The latest baseball news from the winter meetings is that Aaron Judge will not leave the Yankees; he re-signed with the team for 9 years and $360M. Considering that he hit an AL record 62 home runs last year, it is not all that surprising that he will be making more per year than any other position player – – for now, nor is it too surprising that the Yankees opened the exchequer to retain his services.
As far as I can tell, Judge and Clayton Kershaw are the only free agents who have signed up with their previous teams during this free agency season. There have been several signings announced and I believe all the others involve a change of venue for the players. Stay tuned; this free agency shuffle has only just begun.
The FIFA World Cup is down to what we here in the US would call the “Elite Eight”. Because of the way lots are drawn to assign teams to Groups, it would be a stretch to say that FIFA had “engineered” this bracket but consider the following:
- Had Morocco not shocked Spain in the knockout round, Spain would be playing Portugal this weekend. No national rivalry there…
- England and France will play each other this weekend. No national rivalry there…
- If Brazil and Argentina win this weekend, those two sides will meet in the semi-final round. No national rivalry there … [Aside: Brazil is a heavy favorite to beat Croatia and Argentina is a small favorite to beat the Netherlands this weekend.]
Having referred to wagering on the World Cup, it is interesting to check out some of the reports about global action on these games. According to the folks at Barclays (the former sponsor and banker for the English Premier League), their estimate for the handle on all the World Cup Games is $35B. If that turns out to be the actual handle, it would be a 65% increase over the handle for the World Cup in 2018.
One reason for the increase is the situation here in the US. In 2018, sports betting was not allowed in almost every state; now in 2022, more than 30 states have legalized sports wagering; so naturally, there has been a large uptick in bets placed in the US. One report I read said that the estimate for World Cup wagering in the US would be $2B and that would represent almost a 400% increase as compared to 2018.
Standard wagering on World Cup games is akin to money line wagering on college or NFL football games. You pick the winner, and the sportsbook offers odds that vary from time to time based on their attempt to balance their exposure. However, there is a wrinkle. Since soccer games – prior to the knockout round in the World Cup – can end in a draw, one can also wager on the outcome being a draw. [Aside: There is also a bet at reduced odds called “Draw No Bet” where you pick a side to win but if the game ends in a draw it is considered a push and you get your original wager back. This option is used by bettors in only a small percentage of the bets.]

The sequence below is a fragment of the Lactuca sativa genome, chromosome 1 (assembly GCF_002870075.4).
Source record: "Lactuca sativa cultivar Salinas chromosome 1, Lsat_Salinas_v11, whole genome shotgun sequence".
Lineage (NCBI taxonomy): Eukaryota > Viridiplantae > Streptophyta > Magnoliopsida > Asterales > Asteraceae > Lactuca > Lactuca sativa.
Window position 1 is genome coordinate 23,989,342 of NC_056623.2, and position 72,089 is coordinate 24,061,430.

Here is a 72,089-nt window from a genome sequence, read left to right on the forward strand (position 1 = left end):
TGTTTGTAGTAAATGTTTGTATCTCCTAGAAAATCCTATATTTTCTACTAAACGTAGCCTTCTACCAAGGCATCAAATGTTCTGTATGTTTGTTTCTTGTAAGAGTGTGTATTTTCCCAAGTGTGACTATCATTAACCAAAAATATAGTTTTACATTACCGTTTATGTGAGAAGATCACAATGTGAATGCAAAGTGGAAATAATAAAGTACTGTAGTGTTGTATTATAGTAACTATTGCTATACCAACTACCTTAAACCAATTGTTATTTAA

The existence of the “Draw” option on the money line provides a lucrative advantage for the sportsbook. The vast majority of bettors on the game outcome opt to pick a side to win the game at odds that can typically vary from minus-300 to +500. And all those majority wagers are losers when/if the game ends in a draw. In the Group Stage of this year’s World cup, I counted 9 draws; that means the sportsbooks “cleaned up” on nine of the 48 games in the Group Stage – two of those thanks to the US team.
There is another outcome of this year’s World Cup in Qatar; this one makes me shake my head as I try to understand it. There is a report that Qatar is going to put in a bid to host the Summer Olympic Games in 2036. The stadium venues built for this World Cup would provide a sound basis for holding the actual competitions; the country built 7 new facilities to host the World Cup and did a “tear-down/re-build” operation on an eighth stadium. The fact that Qatar might offer a bid for the Olympics in 2036 leads to a couple of issues in my mind:
- The World Cup is a big event; the Olympics are a colossal event. The World Cup had 32 teams representing their countries this year; the Tokyo Olympics had about 200 teams. A soccer team has about 25 members plus coaches and staff; that means the competitors number less than a thousand. The Tokyo Olympics had over 10,000 athletes competing so when you add in coaches and staff the number of athletes and staff would certainly dwarf what existed for the World Cup. Qatar is a geographically small country; will everyone associated with the Olympics plus the spectators fit?
- The Summer Olympics take place in – – wait for it – – the summer. We have been down that road before; the reason this year’s World Cup is happening in November/December is because summer temperatures in Qatar are not compatible with outdoor athletic competitions.
- [Aside: The IOC may need to deal with that sort of climatic reality soon because there are reports that India, Indonesia and Saudi Arabia may also make a pitch for hosting the Games in 2036. Maybe the Summer Games will need to be re-branded as the “Not-Winter Olympic Games”?]
In case you are wondering why Qatari officials are looking at a bid for the 2036 games, the reason is that the venues for the Summer Olympics are already awarded through 2032.
- Paris, France in 2024
- Los Angeles, USA in 2028 (along with Canada and Mexico)
- Brisbane, Australis in 2032
Finally, let me close today with this item from The Official Dictionary of Sarcasm that seems eerily accurate these days:
“Kindergarten: Former platform for early learning and playtime; currently the time in a child’s life when he or she better damn well decide exactly what they want out of life and get going on a plan to make it happen.”
But don’t get me wrong, I love sports………